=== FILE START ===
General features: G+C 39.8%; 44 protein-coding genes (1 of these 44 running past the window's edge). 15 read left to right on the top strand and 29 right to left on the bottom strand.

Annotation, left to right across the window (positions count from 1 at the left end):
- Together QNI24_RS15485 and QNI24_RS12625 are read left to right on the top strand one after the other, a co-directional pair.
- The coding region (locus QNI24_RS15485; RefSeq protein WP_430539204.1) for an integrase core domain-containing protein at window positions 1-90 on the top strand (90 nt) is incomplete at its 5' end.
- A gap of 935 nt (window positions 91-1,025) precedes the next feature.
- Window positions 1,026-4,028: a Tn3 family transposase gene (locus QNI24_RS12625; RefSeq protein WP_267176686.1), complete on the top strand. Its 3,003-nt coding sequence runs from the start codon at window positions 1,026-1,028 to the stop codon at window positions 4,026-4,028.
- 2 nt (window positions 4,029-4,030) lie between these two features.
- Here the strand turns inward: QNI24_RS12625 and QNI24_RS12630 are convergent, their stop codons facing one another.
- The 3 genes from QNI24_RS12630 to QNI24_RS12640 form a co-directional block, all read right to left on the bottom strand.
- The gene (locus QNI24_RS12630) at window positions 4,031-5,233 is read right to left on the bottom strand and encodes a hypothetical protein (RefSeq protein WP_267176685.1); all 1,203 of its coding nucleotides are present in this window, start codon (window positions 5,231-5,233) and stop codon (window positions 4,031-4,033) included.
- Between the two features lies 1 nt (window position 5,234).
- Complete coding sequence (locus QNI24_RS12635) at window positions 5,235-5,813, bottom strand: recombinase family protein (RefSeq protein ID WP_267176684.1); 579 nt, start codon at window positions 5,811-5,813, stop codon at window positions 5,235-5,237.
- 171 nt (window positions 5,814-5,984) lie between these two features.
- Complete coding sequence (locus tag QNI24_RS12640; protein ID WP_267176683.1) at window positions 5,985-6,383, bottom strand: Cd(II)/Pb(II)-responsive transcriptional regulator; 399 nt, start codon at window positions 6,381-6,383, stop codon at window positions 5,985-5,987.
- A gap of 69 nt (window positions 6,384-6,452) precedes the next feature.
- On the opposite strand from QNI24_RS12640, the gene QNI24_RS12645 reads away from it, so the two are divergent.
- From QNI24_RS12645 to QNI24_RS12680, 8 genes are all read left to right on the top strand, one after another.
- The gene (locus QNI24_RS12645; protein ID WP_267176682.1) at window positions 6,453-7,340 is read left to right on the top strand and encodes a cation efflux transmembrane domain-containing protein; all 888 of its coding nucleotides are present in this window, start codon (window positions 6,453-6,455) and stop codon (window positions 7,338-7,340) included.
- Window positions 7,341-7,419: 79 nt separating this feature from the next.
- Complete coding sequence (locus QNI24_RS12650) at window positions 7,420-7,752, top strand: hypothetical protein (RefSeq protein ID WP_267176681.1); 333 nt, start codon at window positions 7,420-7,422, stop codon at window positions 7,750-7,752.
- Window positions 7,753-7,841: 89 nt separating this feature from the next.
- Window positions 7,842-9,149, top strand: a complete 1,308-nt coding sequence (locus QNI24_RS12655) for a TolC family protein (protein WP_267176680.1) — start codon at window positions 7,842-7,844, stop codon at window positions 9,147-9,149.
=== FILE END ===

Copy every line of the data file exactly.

General features: G+C 39.8%; 44 protein-coding genes (1 of these 44 running past the window's edge). 15 read left to right on the top strand and 29 right to left on the bottom strand.

Annotation, left to right across the window (positions count from 1 at the left end):
- Together QNI24_RS15485 and QNI24_RS12625 are read left to right on the top strand one after the other, a co-directional pair.
- The coding region (locus QNI24_RS15485; RefSeq protein WP_430539204.1) for an integrase core domain-containing protein at window positions 1-90 on the top strand (90 nt) is incomplete at its 5' end.
- A gap of 935 nt (window positions 91-1,025) precedes the next feature.
- Window positions 1,026-4,028: a Tn3 family transposase gene (locus QNI24_RS12625; RefSeq protein WP_267176686.1), complete on the top strand. Its 3,003-nt coding sequence runs from the start codon at window positions 1,026-1,028 to the stop codon at window positions 4,026-4,028.
- 2 nt (window positions 4,029-4,030) lie between these two features.
- Here the strand turns inward: QNI24_RS12625 and QNI24_RS12630 are convergent, their stop codons facing one another.
- The 3 genes from QNI24_RS12630 to QNI24_RS12640 form a co-directional block, all read right to left on the bottom strand.
- The gene (locus QNI24_RS12630) at window positions 4,031-5,233 is read right to left on the bottom strand and encodes a hypothetical protein (RefSeq protein WP_267176685.1); all 1,203 of its coding nucleotides are present in this window, start codon (window positions 5,231-5,233) and stop codon (window positions 4,031-4,033) included.
- Between the two features lies 1 nt (window position 5,234).
- Complete coding sequence (locus QNI24_RS12635) at window positions 5,235-5,813, bottom strand: recombinase family protein (RefSeq protein ID WP_267176684.1); 579 nt, start codon at window positions 5,811-5,813, stop codon at window positions 5,235-5,237.
- 171 nt (window positions 5,814-5,984) lie between these two features.
- Complete coding sequence (locus tag QNI24_RS12640; protein ID WP_267176683.1) at window positions 5,985-6,383, bottom strand: Cd(II)/Pb(II)-responsive transcriptional regulator; 399 nt, start codon at window positions 6,381-6,383, stop codon at window positions 5,985-5,987.
- A gap of 69 nt (window positions 6,384-6,452) precedes the next feature.
- On the opposite strand from QNI24_RS12640, the gene QNI24_RS12645 reads away from it, so the two are divergent.
- From QNI24_RS12645 to QNI24_RS12680, 8 genes are all read left to right on the top strand, one after another.
- The gene (locus QNI24_RS12645; protein ID WP_267176682.1) at window positions 6,453-7,340 is read left to right on the top strand and encodes a cation efflux transmembrane domain-containing protein; all 888 of its coding nucleotides are present in this window, start codon (window positions 6,453-6,455) and stop codon (window positions 7,338-7,340) included.
- Window positions 7,341-7,419: 79 nt separating this feature from the next.
- Complete coding sequence (locus QNI24_RS12650) at window positions 7,420-7,752, top strand: hypothetical protein (RefSeq protein ID WP_267176681.1); 333 nt, start codon at window positions 7,420-7,422, stop codon at window positions 7,750-7,752.
- Window positions 7,753-7,841: 89 nt separating this feature from the next.
- Window positions 7,842-9,149, top strand: a complete 1,308-nt coding sequence (locus QNI24_RS12655) for a TolC family protein (protein WP_267176680.1) — start codon at window positions 7,842-7,844, stop codon at window positions 9,147-9,149.